But it was also his third new contract in just 12 months - what kind of message does that send to a young professional? To be rewarded for his development so readily would naturally lead him to think he’d already made it - that further improvement would come as a matter of course. That’s a damaging idea, and perhaps one that got into Kelly’s head, whether consciously or not, in the summer of 2017.
Things went wrong for him on the pitch too though, with Kelly suffering badly from Reading’s unbalanced midfield that had been caused by poor recruitment and Danny Williams’ exit to Huddersfield Town. Up until that point he’d looked in his element as a deep-lying quarterback where he could enjoy time and space on the ball, with Williams as the box-to-box man and Swift playing as a more advanced playmaker.
However, with Reading lacking a direct replacement for Williams - Leandro Bacuna typically playing full-back in Jordan Obita’s continued absence - Kelly was often asked to play in a higher role. Pushing him up into a more congested part of the pitch meant less time on the ball, and therefore an increased need for physical strength and/or dribbling in order to impose his influence on a match. Neither of those traits are part of Kelly’s skillset.
His situation certainly didn’t get any better with the arrival of the more conservative Paul Clement, who replaced Stam in the Spring of 2018 and swept away his predecessor’s style of play. Clement wasn’t one for possession football, and that naturally meant ball-playing Kelly was less important to the team - or at least less appreciated.
More significant than that though was the lack of a coherent new system. Clement may have had one of the best coaching educations available after working across Europe’s top leagues - often with Carlo Ancelotti, but he had little idea what to do with Reading. Under him, the Royals weren’t overtly set on possession football, counter-attacking, hoofing it long or any other identifiable philosophy.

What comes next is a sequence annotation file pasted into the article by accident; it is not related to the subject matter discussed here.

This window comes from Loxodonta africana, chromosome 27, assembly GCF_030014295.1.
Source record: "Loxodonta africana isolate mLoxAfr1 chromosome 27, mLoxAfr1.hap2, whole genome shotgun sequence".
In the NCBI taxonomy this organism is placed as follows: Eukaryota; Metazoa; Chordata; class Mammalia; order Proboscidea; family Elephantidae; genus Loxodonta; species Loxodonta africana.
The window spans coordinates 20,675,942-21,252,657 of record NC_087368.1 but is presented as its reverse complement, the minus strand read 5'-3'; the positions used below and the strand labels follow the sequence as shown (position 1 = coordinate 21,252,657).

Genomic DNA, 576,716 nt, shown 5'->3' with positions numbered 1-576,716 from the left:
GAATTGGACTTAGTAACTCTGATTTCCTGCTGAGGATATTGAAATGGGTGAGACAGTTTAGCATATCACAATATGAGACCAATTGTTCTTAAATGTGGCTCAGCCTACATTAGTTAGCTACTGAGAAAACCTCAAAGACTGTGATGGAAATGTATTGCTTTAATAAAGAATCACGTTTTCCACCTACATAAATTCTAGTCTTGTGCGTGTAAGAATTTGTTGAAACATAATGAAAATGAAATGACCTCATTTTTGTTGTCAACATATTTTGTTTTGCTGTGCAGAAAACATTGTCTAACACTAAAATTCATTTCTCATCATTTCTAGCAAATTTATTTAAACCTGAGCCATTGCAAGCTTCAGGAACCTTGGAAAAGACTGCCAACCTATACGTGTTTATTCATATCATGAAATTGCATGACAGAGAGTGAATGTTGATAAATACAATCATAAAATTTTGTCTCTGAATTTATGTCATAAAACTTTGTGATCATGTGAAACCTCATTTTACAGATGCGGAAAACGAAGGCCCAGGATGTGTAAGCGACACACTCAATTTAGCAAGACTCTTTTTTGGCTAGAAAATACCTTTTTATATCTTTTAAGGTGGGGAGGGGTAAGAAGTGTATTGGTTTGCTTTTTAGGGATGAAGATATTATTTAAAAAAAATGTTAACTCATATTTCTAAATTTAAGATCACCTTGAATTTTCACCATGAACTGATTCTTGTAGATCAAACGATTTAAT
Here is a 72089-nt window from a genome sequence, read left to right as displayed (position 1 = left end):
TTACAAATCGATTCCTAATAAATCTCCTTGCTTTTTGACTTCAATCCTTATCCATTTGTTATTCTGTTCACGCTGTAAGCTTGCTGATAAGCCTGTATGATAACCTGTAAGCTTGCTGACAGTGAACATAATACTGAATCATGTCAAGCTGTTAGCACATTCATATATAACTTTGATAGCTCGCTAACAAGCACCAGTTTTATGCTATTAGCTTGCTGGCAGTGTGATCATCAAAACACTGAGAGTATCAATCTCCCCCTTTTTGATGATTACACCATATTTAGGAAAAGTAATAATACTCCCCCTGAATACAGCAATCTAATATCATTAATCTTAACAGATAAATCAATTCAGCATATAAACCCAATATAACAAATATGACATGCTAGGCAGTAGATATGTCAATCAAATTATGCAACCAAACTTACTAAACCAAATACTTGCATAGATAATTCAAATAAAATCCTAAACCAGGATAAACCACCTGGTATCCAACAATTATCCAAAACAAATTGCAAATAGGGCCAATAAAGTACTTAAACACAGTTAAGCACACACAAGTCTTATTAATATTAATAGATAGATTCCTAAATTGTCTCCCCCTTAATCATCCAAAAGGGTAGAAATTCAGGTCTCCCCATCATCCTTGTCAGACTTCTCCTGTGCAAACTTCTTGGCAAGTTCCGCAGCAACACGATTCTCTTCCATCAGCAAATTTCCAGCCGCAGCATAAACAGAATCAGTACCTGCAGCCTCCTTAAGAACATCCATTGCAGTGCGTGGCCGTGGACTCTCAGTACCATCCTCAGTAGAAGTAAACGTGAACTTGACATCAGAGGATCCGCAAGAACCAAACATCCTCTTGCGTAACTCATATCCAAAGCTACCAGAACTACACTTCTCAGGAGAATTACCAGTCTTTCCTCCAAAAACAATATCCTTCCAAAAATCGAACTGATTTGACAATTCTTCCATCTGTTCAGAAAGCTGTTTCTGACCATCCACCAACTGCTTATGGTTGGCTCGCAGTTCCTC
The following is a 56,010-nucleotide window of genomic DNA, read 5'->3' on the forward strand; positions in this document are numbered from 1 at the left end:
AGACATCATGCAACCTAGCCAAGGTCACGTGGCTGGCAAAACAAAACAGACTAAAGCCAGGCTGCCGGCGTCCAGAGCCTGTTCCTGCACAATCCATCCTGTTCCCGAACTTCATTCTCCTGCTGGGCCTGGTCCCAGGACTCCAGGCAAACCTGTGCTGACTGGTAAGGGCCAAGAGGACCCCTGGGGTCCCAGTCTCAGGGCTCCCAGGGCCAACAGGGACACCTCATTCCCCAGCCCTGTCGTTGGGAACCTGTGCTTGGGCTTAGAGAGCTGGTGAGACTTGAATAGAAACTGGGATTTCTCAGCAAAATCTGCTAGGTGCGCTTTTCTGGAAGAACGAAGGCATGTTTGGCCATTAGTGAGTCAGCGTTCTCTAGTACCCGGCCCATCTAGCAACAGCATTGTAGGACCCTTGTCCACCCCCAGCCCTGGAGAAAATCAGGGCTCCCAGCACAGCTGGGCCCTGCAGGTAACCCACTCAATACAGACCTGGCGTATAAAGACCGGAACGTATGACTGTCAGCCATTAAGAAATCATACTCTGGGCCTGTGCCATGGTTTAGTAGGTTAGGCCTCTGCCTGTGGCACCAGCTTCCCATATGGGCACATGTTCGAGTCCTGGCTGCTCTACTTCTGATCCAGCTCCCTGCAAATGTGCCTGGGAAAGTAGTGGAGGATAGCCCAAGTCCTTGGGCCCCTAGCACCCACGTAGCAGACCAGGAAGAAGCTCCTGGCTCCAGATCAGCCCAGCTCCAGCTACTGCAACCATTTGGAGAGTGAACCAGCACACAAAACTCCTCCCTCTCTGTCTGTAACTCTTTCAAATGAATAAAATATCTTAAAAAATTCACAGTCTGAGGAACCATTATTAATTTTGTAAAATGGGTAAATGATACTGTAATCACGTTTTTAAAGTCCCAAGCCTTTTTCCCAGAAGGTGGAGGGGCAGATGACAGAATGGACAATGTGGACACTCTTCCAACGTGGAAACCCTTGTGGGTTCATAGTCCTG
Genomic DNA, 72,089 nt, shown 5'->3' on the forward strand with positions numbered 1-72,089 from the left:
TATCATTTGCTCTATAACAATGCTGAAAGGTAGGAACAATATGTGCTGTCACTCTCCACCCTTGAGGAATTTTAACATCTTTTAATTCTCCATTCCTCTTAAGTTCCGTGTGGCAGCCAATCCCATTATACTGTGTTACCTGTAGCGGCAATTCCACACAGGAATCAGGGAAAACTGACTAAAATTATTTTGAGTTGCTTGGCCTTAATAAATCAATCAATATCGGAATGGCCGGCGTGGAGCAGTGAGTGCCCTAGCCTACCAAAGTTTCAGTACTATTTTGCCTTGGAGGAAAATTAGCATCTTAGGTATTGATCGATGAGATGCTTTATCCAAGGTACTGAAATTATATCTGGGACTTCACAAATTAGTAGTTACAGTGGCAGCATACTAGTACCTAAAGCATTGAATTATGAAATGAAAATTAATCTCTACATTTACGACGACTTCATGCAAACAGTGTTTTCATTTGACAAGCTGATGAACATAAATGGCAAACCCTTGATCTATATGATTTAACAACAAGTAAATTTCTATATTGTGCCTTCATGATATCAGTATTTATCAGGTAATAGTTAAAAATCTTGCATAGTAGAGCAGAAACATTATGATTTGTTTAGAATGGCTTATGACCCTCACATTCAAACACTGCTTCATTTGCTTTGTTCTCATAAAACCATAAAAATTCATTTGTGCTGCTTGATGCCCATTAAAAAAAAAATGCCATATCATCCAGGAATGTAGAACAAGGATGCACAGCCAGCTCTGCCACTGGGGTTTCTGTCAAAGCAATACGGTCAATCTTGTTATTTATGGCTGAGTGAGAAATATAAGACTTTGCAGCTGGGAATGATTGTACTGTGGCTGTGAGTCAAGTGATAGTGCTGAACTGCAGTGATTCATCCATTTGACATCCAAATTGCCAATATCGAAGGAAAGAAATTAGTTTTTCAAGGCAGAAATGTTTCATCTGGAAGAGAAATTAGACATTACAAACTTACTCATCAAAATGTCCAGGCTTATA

For any young football player seeking to hone their craft, that lack of direction is hard enough. But it was particularly bad for Liam Kelly, who’d done so much better in his debut season when he was given a specific tactical role in a clear system. It’s telling that some of his better performances under Clement came in late 2018 when he was restored to his role just in front of the back four, such as in the 3-2 win over Bristol City and narrow 1-0 defeat at Leeds United.
Putting too much of his decline down to tactics wouldn’t tell the whole story though, and you have to look to mentality as another key reason for why he regressed so much. In any of his roles on the pitch, whether playing deep, in a box-to-box role or as an advanced playmaker, Kelly was always expected to get on the ball and make things happen.
To do that, he needed to show arrogance and be proactive. In reality though, far too often he took the easy option; making easy sideways or backwards passes that let Reading keep the ball well enough but also meant we did nothing with it.
That’s perhaps best illustrated in the Royals’ 1-0 home defeat to Bolton Wanderers in August 2018. Paul Clement’s side were trailing to a surprise second-half opener, at which point the away side retreated into a deep, solid, defensive set-up to ensure they would come away with the three points.
It allowed Kelly, partnered by David Meyler that day, as much time on the ball as he could possibly dream of, and he duly registered a huge 111 passes and 121 touches. But, of his 59 passes after the goal, just one created a chance. That stat is representative of Kelly more generally: capable of getting on the ball, but lacking the confidence and responsibility to do anything with it.
The arrival of Jose Gomes at Christmas last year should have been Kelly’s perfect chance to turn his Reading career around. Who better than a man-motivating, ever-optimistic manager with a penchant for possession football to get the best out of the midfielder?
Apparently not. Kelly would end the season with just three appearances under the new boss: an impressive 90 minutes at Old Trafford, another 81 against Blackburn Rovers, and a disastrous 19 away to Sheffield United in a 4-0 thrashing before he was hauled off. That would prove to be his final outing in a Reading shirt, and our last words written on him in a player ratings article - by Dave McCormack - were apt.
“Oh what has happened to him? From once upon a time being the saviour of the team and having a squad built around him, to now being far too lightweight and lost.”
Gomes’ failure to turn around his player’s fortunes shouldn’t reflect badly on him as manager - but instead go to show just how deep-rooted Kelly’s problems had become. Even a change in philosophy in the dugout wasn’t enough to trigger a revival for someone who was given minimal game time by the new gaffer.
I’m left coming back to that new contract in the summer of 2017 as the watershed moment in Kelly’s career. After then, his lack of confidence and swagger on the pitch were the same under Jaap Stam, Paul Clement and Jose Gomes. In handing him a bumper new deal, had Reading simply asked too much of him too soon?